Mother Teresa and Media Mayhem

Date: 2005-01-01

By Chris Klontz

The media and society tend to distort and oversimplify accounts of events and peoples lives to make them appeal to audiences. Joan Didion’s essay “Sentimental Journeys,” analyzes how “sentimental narratives” have “personalized and ultimately obscured” (260) the actual problems that are at the root of society’s dilemmas. According to Didion, sentimental narratives are the distorted, erroneous, biased accounts of events that serve to oversimplify the problems at hand in order (whether it be consciously or unconsciously) to avoid the complexities of the actual case and to disguise the objectionable reality. In “Handicapped by History,” James Loewen presents a similar idea regarding how heroification distorts the real lives of our idolized role models and makes them into “pious, perfect, creatures without conflicts, pain, credibility, or human interest” (463) so “we cannot think straight about them” (464). Sentimentalization and heroification both involve a fabrication of the facts, causing us to lose sight of the real issues we should be recognizing. One person that the media has extensively confused is the Yugoslavian born nun, Agnes Goxha Bojaxhiu, more commonly known as Mother Teresa. Mother Teresa and, by association, her organization have been heroified and sentimentalized as “saintly.” This image and publicity, which renders them largely immune to criticism has very real consequences in terms of donations but is problematic because it draws so much attention away from the honorable (and perhaps more effective) work of other mission organizations, limiting the available services to the poor, especially in Calcutta.

Didion claims that we personalize our heroes and heroines, and Mother Teresa is a fine example of a person who has been exceedingly personalized by the media. The legend of Mother Teresa is well known throughout the world. After being born in what once was Skopje, by age twelve, she had already decided she wanted to serve the poor. By the time she was eighteen, she joined the Lorento order, which was a missionary group that teaches Indian girls in Calcutta. While she was teaching there, she “became increasingly disturbed by the wretchedness of the poor” (Felder 115) and was granted an exclaustration to leave the convent and start her own congregation. After some basic missionary training, she ventured out into the slums of Motijhil. There she started a school under a tree with only five children in attendance, and the lessons were scratched out in the dirt with a stick. When she wasn’t teaching, she was tending to the sick, comforting the dying, and doing whatever else she could do to alleviate the suffering in a city of disease, death, hunger and hopelessness. She started her order in the home of Michael Gomes, a Catholic Indian Teacher, and this served as the Missions of Charity Headquarters until Teresa and her nuns moved into a three storied building bought with money from the archdiocese (Lattin). The Missions of Charity started as a small order, with just a few nuns and volunteers, but by her death had expanded to over 5,000 members whom operated over 2,500 orphanages, schools, clinics and hospices in 120 countries. Her work did not go unnoticed as she was the recipient of the 1979 Nobel Peace Prize; the first Pope John XXIII Peace Prize; India’s Nehru Award for her efforts in Bangladesh; the US Presidential Medal of Freedom; the Templeton Prize for Progress in Religion; and the Congressional Gold Medal (Mukherjee). These many awards given to Mother Teresa are evidence of how she has been heroified by society, and her widely known life story serves as an example of how she has been personalized.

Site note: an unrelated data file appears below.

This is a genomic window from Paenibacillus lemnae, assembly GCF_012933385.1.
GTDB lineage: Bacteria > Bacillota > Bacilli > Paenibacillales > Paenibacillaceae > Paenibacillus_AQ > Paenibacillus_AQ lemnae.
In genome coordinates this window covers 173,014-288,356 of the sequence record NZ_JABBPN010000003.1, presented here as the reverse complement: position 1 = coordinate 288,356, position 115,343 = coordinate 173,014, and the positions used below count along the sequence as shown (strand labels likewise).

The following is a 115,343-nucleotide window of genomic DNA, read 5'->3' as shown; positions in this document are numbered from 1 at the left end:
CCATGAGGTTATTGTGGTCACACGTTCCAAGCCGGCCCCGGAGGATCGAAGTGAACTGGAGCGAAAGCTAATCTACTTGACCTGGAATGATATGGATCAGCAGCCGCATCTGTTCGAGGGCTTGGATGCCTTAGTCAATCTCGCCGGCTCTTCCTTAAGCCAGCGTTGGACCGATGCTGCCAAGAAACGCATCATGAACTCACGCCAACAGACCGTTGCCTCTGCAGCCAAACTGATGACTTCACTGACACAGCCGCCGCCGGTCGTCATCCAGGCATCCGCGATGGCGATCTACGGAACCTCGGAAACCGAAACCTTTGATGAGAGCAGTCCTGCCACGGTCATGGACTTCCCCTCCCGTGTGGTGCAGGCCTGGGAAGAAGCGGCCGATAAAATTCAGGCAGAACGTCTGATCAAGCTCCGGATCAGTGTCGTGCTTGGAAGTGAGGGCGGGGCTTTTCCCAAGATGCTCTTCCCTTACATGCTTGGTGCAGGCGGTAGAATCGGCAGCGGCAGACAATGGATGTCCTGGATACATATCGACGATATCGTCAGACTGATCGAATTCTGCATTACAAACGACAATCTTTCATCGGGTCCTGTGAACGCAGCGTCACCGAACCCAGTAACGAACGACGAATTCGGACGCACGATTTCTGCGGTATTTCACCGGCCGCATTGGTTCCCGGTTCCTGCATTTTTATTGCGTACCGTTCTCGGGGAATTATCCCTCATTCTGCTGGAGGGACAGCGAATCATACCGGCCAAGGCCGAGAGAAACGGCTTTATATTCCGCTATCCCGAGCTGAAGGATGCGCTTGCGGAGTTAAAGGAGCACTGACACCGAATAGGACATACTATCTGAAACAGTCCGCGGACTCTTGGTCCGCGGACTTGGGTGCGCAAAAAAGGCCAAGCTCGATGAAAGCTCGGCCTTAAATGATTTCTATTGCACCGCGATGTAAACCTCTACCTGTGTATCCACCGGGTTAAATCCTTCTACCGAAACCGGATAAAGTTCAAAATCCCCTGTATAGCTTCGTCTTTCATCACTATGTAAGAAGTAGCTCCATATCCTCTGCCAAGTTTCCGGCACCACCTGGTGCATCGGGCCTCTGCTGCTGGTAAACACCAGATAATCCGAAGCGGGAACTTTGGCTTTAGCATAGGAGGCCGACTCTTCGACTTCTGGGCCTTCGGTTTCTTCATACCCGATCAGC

The familiar narrative of Mother Teresa depicts what the media has called “a living saint” (Felder 114) “whose message of peace and compassion went beyond the boundaries of creed and nationality” (Bryson). Mother Teresa was the first living Catholic nun to appear on the cover of Time, in 1975. The caption was “Living Saints” and the article describes Mother Teresa as a flawless, perfect person. The late Indian Prime Minister, Indira Gandhi, once said of Mother Teresa that “to meet her is to feel utterly humble, to sense the power of tenderness and the strength of love” (Le Joly 47). When President Ronald Reagan presented the Medal of Freedom to Mother Teresa, he went as far as to call her “a heroine of our time” (Lattin). By Gandhi and Reagan (who have also have been heroified to some extant) making these powerful statements in reference to Mother Teresa’s character, she becomes even more of an idol than before. The media has built mother Teresa up so that all evidence and allusions to her flaws, prejudices and imperfections were wiped or excused out of her records, turning Mother Teresa into what Loewen describes as one of many “wartless stereotypes” (475).

So many people are accustomed to the familiar narrative of Mother Teresa that they tend to overlook her methods of serving the poor in Calcutta. Mother Teresa’s Catholic doctrine which she so strictly follows is largely responsible for the choices that she makes. Every charitable service that Mother Teresa involves herself in is carried out with the will of God in mind (Le Joly 167), but is not necessarily in the best interest of the people of India. She tends to let people die natural deaths, and she values human life so much that she wouldn’t want any person, regardless if they have been born yet, to die (Chitkara 132). Mother Teresa’s moral values cause the Missionaries of Charity to have no hospitals, community heath services, or any other type of advanced care facilities (Chatterjee 281). It is Mother Teresa’s Catholic beliefs that set her apart from the other major charities in India that offer these health services and more. Therefore, the funding that she receives from donations is used in a much different manner than the way other charities utilize their funding. Regardless of whether or not her way of serving the poor is the best, the public is largely unaware of the Catholic philosophy that Mother Teresa so strictly follows, which causes her work to differ greatly from the work other major charities in Calcutta are engaging themselves in. When the media presents Mother Teresa as infallible, other charities that may be doing better things for the people of India are being deprived of funding.